With a similar purpose, Adam Mossoff seeks to distinguish Locke’s labor theory of value from that of Karl Marx. Most usefully and nobly, Mossoff quotes Cicero from De Officis: “nothing more pernicious can be introduced into human life” than “separating virtue from expediency.” In distinguishing Lockean intellectual property rights argument from Marx’s materialistic understanding, his essay provides Lockean background to Madison’s formulation: “In a word, as a man is said to have a right to his property, he may be equally said to have a property in his rights.”
Consider Michael Zuckert’s rather different Locke, who might favor a powerful government, once legitimately established by consent. We hear the Madison of Federalist 51 in Zuckert’s account: “you must first enable the government to control the governed; and in the next place oblige it to control itself.” The volume’s libertarians view the matter differently. Thus “radical libertarian Lysander Spooner,” in Mack’s account “strikingly Lockean,” rejects Locke’s “manifestly weakest component: Locke’s belief that governments have attained legitimate authority through the consent of the governed.” But what happens when consent is violated? Nullification? Secession? We recall here the words of Lincoln’s First Inaugural: “Plainly, the central idea of secession is the essence of anarchy.” And anarchy is virtually synonymous with despotism.
But is America more than Lockean? Paul Rahe, author of prodigious volumes on modern political philosophy, maintains that Montesquieu “works out the unstated implications of Locke’s argument but goes beyond it entirely….” But he develops these from a “pre-political sociability of man,” not the Lockean account of a state of nature. Montesquieu would have legislators exercise judgment about the peculiar circumstances that a country finds itself in. Monarchies, he notes, may be more friendly to liberty than republics. The prudent mixture of moderation and circumstances will determine this outcome. The founders took Montesquieu’s suggestions to heart in their constitutionalism, their peculiar form of republicanism, representation, separation of powers, and federalism.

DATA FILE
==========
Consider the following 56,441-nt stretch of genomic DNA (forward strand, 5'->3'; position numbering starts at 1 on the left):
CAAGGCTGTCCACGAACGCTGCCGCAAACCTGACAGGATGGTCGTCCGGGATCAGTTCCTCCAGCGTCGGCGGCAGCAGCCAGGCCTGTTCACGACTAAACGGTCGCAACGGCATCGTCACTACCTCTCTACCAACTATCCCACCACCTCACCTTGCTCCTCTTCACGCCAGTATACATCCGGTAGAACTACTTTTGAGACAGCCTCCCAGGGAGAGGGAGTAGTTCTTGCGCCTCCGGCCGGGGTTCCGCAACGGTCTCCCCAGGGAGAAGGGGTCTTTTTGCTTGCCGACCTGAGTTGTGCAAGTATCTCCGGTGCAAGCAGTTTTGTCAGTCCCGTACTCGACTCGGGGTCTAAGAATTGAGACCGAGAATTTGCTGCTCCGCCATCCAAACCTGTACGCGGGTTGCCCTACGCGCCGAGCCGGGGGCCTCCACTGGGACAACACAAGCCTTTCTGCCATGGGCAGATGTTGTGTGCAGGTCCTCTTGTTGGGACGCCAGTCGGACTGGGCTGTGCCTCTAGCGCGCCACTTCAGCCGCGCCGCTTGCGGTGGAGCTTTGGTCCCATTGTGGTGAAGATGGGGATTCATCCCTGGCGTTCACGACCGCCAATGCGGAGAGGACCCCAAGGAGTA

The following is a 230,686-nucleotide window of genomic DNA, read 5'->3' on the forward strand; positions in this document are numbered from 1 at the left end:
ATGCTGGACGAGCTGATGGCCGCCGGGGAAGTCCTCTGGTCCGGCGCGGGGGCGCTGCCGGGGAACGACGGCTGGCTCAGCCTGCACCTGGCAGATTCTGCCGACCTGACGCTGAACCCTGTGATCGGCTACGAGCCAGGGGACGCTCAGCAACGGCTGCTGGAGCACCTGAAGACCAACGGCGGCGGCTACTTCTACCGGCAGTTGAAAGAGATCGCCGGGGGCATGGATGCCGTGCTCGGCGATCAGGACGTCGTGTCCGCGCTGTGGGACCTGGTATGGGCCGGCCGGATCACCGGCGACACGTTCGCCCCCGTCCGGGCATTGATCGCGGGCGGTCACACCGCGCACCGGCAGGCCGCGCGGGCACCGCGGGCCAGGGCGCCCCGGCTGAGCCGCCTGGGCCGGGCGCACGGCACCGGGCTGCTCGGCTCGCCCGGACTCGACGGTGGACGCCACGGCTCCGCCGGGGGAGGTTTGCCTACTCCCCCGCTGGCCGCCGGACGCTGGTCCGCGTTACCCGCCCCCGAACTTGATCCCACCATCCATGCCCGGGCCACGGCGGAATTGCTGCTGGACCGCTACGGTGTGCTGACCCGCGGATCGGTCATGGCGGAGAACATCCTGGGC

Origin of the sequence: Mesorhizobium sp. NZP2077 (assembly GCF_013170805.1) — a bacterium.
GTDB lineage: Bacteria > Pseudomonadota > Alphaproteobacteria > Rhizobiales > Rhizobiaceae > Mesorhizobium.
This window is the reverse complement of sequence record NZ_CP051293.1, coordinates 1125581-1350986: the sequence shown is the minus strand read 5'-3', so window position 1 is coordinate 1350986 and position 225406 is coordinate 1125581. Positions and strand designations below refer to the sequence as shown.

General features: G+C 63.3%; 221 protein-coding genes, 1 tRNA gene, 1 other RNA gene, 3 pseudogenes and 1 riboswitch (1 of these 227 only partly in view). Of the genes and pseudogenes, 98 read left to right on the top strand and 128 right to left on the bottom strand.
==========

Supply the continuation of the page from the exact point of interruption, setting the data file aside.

The American Revolution was about turning theory into practice. In a careful examination of the documents of the Imperial Crisis (1763-1776), Craig Yirush details how American political consciousness developed from that of British subjects and pleaders for the equal rights of Englishmen to those who championed the natural rights of all men. American colonists used the language of natural rights and the law of nature in their arguments against the Crown. Yirush goes further than other historians in maintaining “Contrary to the claims of some recent scholarship [including Barry Shain!], none of the colonial writings in the imperial crisis spoke of these rights as subordinate to a set of overarching or binding natural law duties.” Individual autonomy was the purpose of the revolution. Similarly, Bradley Thompson argues that the “thinking Revolutionaries” sought the “moral law of nature” that would look past conventions. They agreed that “the political laws of a free and just society should reflect the fundamental moral laws of nature” that are “fixed, absolute, universal, and eternal.” He concludes that the Revolution was about individuals having the right to pursue “their own rational self-interest unhindered by the force or coercion of others” and that “the individual is the primary unit of moral and political value.” Rights are both a license and a fence, to be understood as reciprocal. Thompson focuses on nature, rights, and liberty, and not happiness. Thompson’s Declaration represented “a heroic integration of mind and body. Thus the linchpin that united theory and practice in the Founders’ moral universe was the virtue of integrity—the principle of being principled.”